One Monk of the Order of Saint Benedict

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The Word of God and the Body of God reveal each other -- the homily worships both.

April 11, 2006

For Wednesday of Holy Week

Matthew 26:14-25

In the Gospel today we witness two sets of preparations.
Both sets of preparations involve slavery.
First:  Judas Iscariot arranges to hand Christ over to the chief priests for the price of a slave— thirty silver coins.
Second:  Christ sends disciples to make ready the ancient Passover supper, his last supper.
The ancient Passover celebrates God freeing his Israelite people from slavery in Egypt.
Christ has come now to make a new Passover:  to free the whole human race from the slavery of sin.
To do that, Christ chose to undergo the misery of a slave, a sinner, a condemned criminal.
Dying the death of all the human race, Christ carried all the human race and its sinful guilt— he carried it all in himself to the cross, unto death.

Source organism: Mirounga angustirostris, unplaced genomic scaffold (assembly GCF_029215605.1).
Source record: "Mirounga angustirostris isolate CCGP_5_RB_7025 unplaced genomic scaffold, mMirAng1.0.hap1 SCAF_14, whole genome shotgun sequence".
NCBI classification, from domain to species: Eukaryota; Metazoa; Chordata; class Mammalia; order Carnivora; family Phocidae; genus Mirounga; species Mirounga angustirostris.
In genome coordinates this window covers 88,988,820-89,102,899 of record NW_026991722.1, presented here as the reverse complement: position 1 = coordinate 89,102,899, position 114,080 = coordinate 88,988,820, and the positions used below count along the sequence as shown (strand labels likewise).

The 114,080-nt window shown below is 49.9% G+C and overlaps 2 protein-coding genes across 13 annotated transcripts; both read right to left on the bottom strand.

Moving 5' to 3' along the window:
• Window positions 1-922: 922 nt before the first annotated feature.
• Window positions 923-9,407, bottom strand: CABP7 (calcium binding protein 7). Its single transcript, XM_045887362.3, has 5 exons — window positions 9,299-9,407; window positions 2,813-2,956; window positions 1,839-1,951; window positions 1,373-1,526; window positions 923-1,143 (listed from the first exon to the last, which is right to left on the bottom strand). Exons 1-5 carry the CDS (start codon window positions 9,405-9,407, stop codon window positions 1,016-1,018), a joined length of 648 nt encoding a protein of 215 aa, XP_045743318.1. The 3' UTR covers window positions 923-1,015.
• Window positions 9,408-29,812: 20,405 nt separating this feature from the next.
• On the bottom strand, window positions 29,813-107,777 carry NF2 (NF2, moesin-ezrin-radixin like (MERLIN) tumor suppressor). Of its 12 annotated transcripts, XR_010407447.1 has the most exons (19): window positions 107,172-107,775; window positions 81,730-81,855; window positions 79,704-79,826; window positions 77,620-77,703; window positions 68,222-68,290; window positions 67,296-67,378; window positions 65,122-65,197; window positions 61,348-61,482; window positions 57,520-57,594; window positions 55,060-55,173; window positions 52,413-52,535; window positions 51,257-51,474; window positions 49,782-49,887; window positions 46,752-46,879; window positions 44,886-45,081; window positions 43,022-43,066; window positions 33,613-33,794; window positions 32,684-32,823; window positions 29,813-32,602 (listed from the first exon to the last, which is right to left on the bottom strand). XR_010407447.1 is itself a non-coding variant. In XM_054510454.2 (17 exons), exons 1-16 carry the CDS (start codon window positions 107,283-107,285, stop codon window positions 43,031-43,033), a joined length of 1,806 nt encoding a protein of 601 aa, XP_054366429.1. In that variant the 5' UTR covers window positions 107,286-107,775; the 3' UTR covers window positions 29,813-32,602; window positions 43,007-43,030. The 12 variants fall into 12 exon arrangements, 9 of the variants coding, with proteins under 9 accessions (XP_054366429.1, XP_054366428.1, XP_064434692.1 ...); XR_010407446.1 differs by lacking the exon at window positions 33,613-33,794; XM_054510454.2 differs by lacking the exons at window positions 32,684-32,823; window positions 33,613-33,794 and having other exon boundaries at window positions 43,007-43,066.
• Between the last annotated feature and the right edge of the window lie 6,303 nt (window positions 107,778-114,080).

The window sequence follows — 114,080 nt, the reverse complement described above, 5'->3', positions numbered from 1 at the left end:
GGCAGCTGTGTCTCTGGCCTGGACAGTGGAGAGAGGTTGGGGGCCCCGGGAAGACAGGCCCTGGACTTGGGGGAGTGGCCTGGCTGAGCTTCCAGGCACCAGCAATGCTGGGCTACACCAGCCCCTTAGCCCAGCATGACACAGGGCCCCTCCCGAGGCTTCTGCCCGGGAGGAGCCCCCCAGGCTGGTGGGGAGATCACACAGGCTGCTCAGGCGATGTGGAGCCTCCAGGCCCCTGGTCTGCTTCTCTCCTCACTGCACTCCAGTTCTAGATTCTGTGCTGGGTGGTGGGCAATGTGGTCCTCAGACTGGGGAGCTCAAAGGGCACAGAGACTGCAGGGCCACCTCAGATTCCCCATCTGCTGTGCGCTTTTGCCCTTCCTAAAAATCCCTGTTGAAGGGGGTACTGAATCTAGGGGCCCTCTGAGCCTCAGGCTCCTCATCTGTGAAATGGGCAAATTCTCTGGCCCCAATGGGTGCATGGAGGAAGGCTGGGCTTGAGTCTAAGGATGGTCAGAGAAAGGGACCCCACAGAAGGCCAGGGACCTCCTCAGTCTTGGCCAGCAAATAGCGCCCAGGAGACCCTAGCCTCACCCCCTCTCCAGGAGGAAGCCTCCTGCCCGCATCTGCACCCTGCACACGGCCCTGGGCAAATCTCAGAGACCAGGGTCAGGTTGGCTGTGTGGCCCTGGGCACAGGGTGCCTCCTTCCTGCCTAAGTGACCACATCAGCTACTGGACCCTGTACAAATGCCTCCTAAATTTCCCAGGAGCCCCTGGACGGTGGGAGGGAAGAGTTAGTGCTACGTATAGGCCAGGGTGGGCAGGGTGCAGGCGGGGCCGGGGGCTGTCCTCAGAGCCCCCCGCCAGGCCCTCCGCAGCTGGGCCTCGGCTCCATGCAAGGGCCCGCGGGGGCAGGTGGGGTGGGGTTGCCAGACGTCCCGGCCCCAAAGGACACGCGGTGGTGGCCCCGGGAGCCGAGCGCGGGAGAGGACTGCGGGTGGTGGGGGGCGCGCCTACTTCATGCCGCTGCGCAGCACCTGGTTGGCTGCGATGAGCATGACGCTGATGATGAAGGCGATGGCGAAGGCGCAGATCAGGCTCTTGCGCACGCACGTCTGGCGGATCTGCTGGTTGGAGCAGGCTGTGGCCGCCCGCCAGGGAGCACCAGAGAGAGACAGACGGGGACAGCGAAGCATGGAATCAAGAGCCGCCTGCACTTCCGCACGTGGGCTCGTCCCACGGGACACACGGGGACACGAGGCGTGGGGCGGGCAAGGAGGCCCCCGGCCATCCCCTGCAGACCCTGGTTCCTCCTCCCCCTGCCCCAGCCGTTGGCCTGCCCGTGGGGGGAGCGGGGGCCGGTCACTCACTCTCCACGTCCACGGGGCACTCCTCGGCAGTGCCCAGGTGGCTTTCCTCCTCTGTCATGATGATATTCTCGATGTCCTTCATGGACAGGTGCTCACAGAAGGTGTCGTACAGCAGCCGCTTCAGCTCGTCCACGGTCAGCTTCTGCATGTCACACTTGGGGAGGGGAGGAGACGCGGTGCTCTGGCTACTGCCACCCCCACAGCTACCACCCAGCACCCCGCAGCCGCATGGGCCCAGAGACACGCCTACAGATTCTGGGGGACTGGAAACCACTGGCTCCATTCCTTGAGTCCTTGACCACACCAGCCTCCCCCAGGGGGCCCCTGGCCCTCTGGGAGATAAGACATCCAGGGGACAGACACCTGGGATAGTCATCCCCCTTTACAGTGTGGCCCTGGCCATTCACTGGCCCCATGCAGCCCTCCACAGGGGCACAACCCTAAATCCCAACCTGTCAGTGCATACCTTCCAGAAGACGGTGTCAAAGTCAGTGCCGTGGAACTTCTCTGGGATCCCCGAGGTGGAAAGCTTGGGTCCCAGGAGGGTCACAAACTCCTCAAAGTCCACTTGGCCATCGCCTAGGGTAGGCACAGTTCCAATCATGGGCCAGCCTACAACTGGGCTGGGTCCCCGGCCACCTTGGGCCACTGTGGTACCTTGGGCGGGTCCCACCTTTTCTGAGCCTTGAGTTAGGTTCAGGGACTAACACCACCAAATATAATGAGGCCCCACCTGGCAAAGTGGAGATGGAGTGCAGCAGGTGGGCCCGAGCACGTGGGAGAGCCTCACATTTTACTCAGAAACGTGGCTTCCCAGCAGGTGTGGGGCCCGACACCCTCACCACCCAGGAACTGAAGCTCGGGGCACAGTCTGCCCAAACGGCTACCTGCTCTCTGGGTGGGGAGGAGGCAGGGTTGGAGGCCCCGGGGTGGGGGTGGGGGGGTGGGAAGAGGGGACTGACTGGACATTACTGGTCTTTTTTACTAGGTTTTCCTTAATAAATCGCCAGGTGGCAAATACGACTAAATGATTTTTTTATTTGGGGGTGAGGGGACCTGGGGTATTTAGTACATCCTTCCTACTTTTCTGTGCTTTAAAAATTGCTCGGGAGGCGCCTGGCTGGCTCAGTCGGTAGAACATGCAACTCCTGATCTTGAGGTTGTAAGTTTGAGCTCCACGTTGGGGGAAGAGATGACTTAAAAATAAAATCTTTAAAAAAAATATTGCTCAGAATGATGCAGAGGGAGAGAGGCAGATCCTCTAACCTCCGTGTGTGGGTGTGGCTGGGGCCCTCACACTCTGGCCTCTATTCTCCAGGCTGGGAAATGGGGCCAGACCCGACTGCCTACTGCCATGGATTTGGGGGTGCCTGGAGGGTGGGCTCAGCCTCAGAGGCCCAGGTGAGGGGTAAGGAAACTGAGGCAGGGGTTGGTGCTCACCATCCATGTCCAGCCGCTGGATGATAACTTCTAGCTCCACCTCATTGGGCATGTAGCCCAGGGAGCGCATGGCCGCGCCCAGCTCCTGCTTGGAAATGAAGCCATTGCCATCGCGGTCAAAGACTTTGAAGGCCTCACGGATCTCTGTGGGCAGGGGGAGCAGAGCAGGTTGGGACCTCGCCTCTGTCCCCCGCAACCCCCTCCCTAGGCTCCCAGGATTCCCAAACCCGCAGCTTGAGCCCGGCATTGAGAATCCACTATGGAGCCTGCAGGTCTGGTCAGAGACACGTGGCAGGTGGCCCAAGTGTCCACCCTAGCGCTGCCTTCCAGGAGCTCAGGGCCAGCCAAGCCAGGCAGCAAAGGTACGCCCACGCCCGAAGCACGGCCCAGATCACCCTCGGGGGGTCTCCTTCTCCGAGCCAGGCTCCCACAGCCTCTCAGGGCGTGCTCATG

Making the new Passover, Christ carried the human race in himself, passing into death, passing over into the resurrection.
He carried the whole human race, ascending into the resurrection and the home of God himself.
He offers us this new Passover.
He offers it to us as food and drink:  his body and his blood.
To agree to the new Passover by eating and drinking his body and his blood, we must also go through the Passover, we must “pass over”— working with Christ to leave sin behind, working with him to rise into the gift that God has opened up for us.
Otherwise we waste the Eucharistic Passover that he gives us, and we continue to throw ourselves into slavery.

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(Today’s Preface for the Liturgy of the Eucharist)

Father, all powerful and ever-living God, we do well always and everywhere to give you thanks through Jesus Christ our Lord.
The days of his life-giving death and glorious resurrection are approaching.
This is the hour when he triumphed over Satan’s pride,
the time when we celebrate the great event of our redemption.

Through Christ the angels of heaven offer their prayer of adoration as they rejoice in your presence for ever. May our voices be one with theirs in their triumphant hymn of praise: Holy, holy, holy….

UT IN OMNIBUS GLORIFICETUR DEUS
That God Be Glorified in All







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